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[263] be claimed that Longfellow was always ready to reaffirm his early attitude in respect to a national literature. It is not strange that after he had fairly begun to create one, he should sometimes be repelled by the class which has always existed who think that mere nationality should rank first and an artistic standard afterwards. He writes on July 24, 1844, to an unknown Correspondent:—

I dislike as much as any one can the tone of English criticism in reference to our literature. But when you say, ‘It is a lamentable fact that as yet our country has taken no decided steps towards establishing a national literature,’ it seems to me that you are repeating one of the most fallacious assertions of the English critics. Upon this point I differ entirely from you in opinion. A national literature is the expression of national character and thought; and as our character and modes of thought do not differ essentially from those of England, our literature cannot. Vast forests, lakes, and prairies cannot make great poets. They are but the scenery of the play, and have much less to do with the poetic character than has been imagined. Neither Mexico nor Switzerland has produced any remarkable poet.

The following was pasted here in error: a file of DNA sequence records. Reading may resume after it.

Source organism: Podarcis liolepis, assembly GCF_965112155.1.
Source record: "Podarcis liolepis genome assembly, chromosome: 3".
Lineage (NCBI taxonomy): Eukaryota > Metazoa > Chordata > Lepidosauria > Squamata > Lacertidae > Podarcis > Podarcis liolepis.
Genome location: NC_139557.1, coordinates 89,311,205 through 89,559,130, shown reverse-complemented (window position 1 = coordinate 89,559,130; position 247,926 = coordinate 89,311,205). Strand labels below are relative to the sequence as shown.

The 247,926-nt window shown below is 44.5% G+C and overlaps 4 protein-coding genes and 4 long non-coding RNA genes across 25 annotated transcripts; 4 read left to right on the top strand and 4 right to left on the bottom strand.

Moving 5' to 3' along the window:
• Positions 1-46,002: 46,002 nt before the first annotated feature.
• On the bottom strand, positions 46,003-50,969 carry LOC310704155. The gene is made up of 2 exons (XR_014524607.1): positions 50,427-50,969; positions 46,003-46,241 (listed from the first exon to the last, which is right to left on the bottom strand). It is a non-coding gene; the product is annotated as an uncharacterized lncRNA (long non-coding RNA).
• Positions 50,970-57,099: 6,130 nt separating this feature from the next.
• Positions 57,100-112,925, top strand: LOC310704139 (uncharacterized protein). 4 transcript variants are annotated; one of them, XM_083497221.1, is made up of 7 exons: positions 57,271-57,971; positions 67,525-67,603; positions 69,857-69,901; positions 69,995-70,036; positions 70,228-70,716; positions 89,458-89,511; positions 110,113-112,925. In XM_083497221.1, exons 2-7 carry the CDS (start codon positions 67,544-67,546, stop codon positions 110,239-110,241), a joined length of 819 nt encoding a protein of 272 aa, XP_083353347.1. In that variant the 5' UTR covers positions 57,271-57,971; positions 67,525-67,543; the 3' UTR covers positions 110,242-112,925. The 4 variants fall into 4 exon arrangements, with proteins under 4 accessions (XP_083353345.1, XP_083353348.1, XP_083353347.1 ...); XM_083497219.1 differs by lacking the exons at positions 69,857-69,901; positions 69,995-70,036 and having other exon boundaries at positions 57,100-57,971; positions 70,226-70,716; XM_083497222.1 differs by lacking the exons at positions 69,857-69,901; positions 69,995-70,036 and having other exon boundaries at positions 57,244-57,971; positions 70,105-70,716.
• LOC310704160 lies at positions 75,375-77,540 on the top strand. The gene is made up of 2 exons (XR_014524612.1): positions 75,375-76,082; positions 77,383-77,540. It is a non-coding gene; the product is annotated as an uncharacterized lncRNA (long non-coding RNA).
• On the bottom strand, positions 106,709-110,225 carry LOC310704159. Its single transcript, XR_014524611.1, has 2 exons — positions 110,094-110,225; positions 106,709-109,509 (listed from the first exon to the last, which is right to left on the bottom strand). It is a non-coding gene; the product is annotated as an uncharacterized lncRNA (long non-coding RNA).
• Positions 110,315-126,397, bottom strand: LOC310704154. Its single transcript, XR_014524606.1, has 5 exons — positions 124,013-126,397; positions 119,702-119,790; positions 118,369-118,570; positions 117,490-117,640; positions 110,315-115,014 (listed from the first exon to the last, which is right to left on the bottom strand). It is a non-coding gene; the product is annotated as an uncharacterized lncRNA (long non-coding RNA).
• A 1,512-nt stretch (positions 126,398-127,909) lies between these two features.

I do not think a ‘Poets' Convention’ would

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